Buying fresh produce from the grocery store is a great way to adopt healthy habits, such as cooking at home and snacking on fruits and vegetables. And with a few simple tricks for saving on groceries, you can get high-quality, in-season produce at a fraction of the cost. However, grocery stores are rife with germs. People often touch produce with dirty hands and put it back on shelves, along with other rude grocery store behaviors. This can contaminate food with bacteria and viruses — and that’s not the only site of potential contamination your produce encounters. Here are 12 ways you could get sick from eating store-bought produce and tips to stay safe.
Many hands, containers and other objects come into contact with grocery store produce before it hits the shelves. And even after it sits in the store and ends up in your cart, the potential for exposure to bacteria is ongoing. A sampling conducted by Reuse This Bag showed that grocery store produce hosted 1,940 colony-forming units of bacteria per square inch. Ingesting these bacteria puts you at risk for food poisoning or other illness. One of the best tactics for avoiding food poisoning is to always wash your produce before you eat it. Some analyses show that even “pre-washed” lettuce and other items need to be washed.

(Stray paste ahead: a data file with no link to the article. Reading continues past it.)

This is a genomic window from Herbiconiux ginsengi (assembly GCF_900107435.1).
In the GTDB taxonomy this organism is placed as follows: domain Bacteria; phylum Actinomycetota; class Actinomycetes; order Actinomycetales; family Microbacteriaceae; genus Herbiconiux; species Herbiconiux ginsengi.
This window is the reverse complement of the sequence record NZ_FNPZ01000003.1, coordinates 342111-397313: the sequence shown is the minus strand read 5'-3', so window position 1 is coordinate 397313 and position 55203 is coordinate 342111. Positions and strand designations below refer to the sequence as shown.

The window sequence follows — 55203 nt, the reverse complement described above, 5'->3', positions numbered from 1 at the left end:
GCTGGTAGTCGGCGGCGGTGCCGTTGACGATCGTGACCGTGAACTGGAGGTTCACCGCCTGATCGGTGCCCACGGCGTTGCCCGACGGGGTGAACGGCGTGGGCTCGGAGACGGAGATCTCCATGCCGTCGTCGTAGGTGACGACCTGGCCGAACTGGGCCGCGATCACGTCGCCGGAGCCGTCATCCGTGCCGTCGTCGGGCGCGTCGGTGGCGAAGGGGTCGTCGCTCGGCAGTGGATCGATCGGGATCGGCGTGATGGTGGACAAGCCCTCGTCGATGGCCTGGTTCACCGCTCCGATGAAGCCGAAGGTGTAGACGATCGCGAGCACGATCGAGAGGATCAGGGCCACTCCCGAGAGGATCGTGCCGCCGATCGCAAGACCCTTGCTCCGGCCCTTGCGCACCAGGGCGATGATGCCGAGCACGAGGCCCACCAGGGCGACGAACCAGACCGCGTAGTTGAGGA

Using proper procedure to wash your produce is crucial to ensure that your rinsing process is as effective as possible. The FDA provides advice for how to best do this, beginning with washing your hands before you start. Then, rinse your produce gently under warm water (without using soap) and wipe away any dirt. For firm produce that won’t bruise, use a clean vegetable brush. Then pat the produce dry with a clean cloth or paper towel. This final drying process can help to remove any leftover germs.